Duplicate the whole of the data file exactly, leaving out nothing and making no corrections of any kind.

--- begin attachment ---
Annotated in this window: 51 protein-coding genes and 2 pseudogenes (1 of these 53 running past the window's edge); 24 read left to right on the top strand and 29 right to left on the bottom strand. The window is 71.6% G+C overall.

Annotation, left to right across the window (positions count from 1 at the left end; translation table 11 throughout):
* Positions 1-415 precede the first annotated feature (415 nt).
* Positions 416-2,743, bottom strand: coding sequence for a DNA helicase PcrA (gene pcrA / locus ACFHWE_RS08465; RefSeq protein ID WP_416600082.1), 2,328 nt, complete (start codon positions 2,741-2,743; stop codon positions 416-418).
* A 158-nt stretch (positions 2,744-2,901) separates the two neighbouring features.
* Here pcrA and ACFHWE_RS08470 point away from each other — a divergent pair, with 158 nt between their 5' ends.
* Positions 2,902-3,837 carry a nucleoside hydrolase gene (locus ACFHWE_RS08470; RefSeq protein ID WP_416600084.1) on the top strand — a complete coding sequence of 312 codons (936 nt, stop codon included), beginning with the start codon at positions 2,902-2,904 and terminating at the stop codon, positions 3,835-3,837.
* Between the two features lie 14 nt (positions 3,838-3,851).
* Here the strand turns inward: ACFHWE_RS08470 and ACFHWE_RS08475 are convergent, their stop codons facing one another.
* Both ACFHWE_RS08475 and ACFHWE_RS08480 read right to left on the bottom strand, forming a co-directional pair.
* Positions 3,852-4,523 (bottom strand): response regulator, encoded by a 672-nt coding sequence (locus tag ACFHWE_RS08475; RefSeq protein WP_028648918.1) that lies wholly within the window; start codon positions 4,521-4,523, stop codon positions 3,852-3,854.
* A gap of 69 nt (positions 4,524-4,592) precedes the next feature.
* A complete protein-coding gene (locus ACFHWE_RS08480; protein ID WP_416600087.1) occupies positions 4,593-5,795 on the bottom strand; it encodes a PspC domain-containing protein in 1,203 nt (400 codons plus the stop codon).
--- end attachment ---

Annotated in this window: 51 protein-coding genes and 2 pseudogenes (1 of these 53 running past the window's edge); 24 read left to right on the top strand and 29 right to left on the bottom strand. The window is 71.6% G+C overall.

Annotation, left to right across the window (positions count from 1 at the left end; translation table 11 throughout):
* Positions 1-415 precede the first annotated feature (415 nt).
* Positions 416-2,743, bottom strand: coding sequence for a DNA helicase PcrA (gene pcrA / locus ACFHWE_RS08465; RefSeq protein ID WP_416600082.1), 2,328 nt, complete (start codon positions 2,741-2,743; stop codon positions 416-418).
* A 158-nt stretch (positions 2,744-2,901) separates the two neighbouring features.
* Here pcrA and ACFHWE_RS08470 point away from each other — a divergent pair, with 158 nt between their 5' ends.
* Positions 2,902-3,837 carry a nucleoside hydrolase gene (locus ACFHWE_RS08470; RefSeq protein ID WP_416600084.1) on the top strand — a complete coding sequence of 312 codons (936 nt, stop codon included), beginning with the start codon at positions 2,902-2,904 and terminating at the stop codon, positions 3,835-3,837.
* Between the two features lie 14 nt (positions 3,838-3,851).
* Here the strand turns inward: ACFHWE_RS08470 and ACFHWE_RS08475 are convergent, their stop codons facing one another.
* Both ACFHWE_RS08475 and ACFHWE_RS08480 read right to left on the bottom strand, forming a co-directional pair.
* Positions 3,852-4,523 (bottom strand): response regulator, encoded by a 672-nt coding sequence (locus tag ACFHWE_RS08475; RefSeq protein WP_028648918.1) that lies wholly within the window; start codon positions 4,521-4,523, stop codon positions 3,852-3,854.
* A gap of 69 nt (positions 4,524-4,592) precedes the next feature.
* A complete protein-coding gene (locus ACFHWE_RS08480; protein ID WP_416600087.1) occupies positions 4,593-5,795 on the bottom strand; it encodes a PspC domain-containing protein in 1,203 nt (400 codons plus the stop codon).